Saving Yamuna: Doctors, scientists who turn trash collectors every Saturday
Every Saturday afternoon, a group of doctors, scientists and engineers of Delhi put their stethoscopes and lab coats aside to take up brooms, shovels and pickaxes. They then go to the Yamuna and get down and dirty to clean the litter lying along its banks. This initiative, they say, will not make the water of the river, bearing the burden of Delhi’s sewage, drinkable. The idea, instead, is to send a message about the need for conserving Delhi’s lifeline.Updated: Feb 18, 2018 08:49 IST
Every Saturday afternoon, a group of doctors, scientists and engineers of Delhi put their stethoscopes and lab coats aside to take up brooms, shovels and pickaxes.
They then go to the Yamuna and get down and dirty to clean the litter lying along its banks. This initiative, they say, will not make the water of the river, bearing the burden of Delhi’s sewage, drinkable. The idea, instead, is to send a message about the need for conserving Delhi’s lifeline.
This weekend, Vivek Dixit, senior scientist, department of orthopaedics at the All India Institute of Medical Sciences and his friends from other hospitals assembled at the main ghat of Yamuna near ITO bridge at a pre-determined time of 2.30pm.
Shovels and brooms in hand, they got working and within an hour had collected nearly 300 kilos of garbage. The trash was neatly put in plastic bags and transferred on to a municipality tipper, that in turn dumped it at a community bin at Sarai Kale Khan. The tipper made three trips to and fro the Yamuna bank on Saturday.
“We know we cannot clean the water of the river. But we can at least clean the garbage strewn on the banks. We cannot always rely on government agencies,” said Dixit, 38.
The idea, which has now become a weekly feature, came up a few years ago. Dixit, then employed at Maulana Azad Medical College, while driving through ITO, would notice the eyesore on the river banks on both sides and wanted to do something. As the word spread, a couple of his friends got on board and decided to do something for the river.
“Earlier, we thought that people might think that we are doing this for publicity. It took us many months to decide before we hit the banks for cleanup,” said Dr Rishi Solanki, 37, who works as senior forensic expert at Aruna Asif Ali hospital.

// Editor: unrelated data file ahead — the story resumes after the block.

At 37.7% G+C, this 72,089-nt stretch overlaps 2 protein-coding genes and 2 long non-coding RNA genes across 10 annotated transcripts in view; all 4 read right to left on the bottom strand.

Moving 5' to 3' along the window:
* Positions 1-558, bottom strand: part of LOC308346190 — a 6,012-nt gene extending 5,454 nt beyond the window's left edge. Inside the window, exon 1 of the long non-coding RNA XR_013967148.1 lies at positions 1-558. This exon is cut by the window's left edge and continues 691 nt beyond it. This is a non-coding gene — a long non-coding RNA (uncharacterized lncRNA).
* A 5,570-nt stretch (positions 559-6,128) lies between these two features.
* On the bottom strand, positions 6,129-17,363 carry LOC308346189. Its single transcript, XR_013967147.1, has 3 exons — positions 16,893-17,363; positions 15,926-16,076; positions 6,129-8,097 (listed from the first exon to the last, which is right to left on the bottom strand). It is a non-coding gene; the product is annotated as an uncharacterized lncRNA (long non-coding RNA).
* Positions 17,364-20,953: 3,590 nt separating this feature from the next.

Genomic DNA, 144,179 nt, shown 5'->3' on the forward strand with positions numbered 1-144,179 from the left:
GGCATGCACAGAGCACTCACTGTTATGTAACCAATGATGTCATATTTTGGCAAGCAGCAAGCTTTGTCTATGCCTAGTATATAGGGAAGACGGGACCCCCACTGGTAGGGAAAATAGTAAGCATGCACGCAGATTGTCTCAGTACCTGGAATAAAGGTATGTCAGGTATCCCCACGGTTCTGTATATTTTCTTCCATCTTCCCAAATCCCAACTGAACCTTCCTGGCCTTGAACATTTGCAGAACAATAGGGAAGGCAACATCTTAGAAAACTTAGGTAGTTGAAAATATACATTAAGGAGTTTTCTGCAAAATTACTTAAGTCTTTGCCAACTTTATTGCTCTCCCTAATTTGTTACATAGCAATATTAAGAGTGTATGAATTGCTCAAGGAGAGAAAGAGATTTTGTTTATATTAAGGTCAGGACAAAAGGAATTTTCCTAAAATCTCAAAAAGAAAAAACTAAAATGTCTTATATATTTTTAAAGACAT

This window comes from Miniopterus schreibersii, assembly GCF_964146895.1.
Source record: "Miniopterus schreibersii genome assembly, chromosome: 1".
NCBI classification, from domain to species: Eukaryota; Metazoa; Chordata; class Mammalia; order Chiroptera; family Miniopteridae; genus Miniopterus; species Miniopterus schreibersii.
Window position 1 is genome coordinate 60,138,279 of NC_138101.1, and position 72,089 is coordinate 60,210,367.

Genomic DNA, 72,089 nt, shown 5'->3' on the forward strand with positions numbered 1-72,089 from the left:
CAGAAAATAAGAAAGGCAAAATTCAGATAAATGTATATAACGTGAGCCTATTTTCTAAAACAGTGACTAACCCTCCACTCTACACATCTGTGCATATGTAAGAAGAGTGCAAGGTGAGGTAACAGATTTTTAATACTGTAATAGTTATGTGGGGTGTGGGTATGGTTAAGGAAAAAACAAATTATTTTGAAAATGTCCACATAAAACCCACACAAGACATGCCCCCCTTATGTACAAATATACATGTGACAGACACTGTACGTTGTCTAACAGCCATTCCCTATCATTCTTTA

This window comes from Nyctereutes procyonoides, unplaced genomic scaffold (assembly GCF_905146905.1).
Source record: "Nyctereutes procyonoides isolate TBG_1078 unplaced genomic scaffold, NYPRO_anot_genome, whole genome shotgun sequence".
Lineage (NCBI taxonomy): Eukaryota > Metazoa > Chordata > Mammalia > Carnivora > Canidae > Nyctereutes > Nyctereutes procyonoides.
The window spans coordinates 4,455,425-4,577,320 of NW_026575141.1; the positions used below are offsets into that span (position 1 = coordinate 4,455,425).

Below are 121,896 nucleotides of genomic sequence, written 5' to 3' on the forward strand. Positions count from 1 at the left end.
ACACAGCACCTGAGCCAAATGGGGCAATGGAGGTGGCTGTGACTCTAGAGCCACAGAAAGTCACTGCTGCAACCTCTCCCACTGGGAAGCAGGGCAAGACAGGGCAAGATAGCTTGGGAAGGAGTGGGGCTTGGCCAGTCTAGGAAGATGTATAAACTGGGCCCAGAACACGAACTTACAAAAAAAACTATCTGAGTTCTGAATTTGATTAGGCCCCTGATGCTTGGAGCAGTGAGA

From a group of three people, the initiative has now brought together nearly 430 people who join in depending on the need to clean the ghats.
“Most of us are free by noon on weekends. Some days there are five people and on other days there are 35 people. We do not stop ourr clean up even if there is just one person,” said Mayadhar Barik, 43, who works as a junior scientist in nuclear medicine department of AIIMS.
Earlier, the group would clean up the ghats randomly. But that did not fetch results as the garbage heaps would pile up by the time they returned next week. “So we decided to select one ghat to make a difference,” said, biomedical engineer, Rakesh Mishra.
To make sure the litter doesn’t reappear, the group has roped in a few local divers who serve as vigilantes. A local vendor has also donated a boat which comes handy in lifting garbage from inside the water.
The Yamuna is one of the most polluted rivers of the country. A 2015 report by the Central Pollution Control Board (CPCB) has termed Yamuna “almost dead” because of the filth that it carried. The stretch of Yamuna between Wazirabad barrage to downstream Okhla baragge-- less than 2% of the river length -- receives 70% of the total pollution load of the river, according to CPCB. In October 2017, the National Green Tribunal (NGT) asked Delhi government and the Delhi Jal Board (DJB) to explain why contempt proceedings should not be initiated against them for delaying compliance of orders on the Yamuna cleaning project.
According to Manoj Misra of Yamuna Jiye Abhiyan and petitioner in the Yamuna cleaning project case, initiatives like these serve a great deal in spreading awareness but a lot still needs to be done.
“These efforts should be applauded. But we know it is not going to change the status of the river,” said Misra.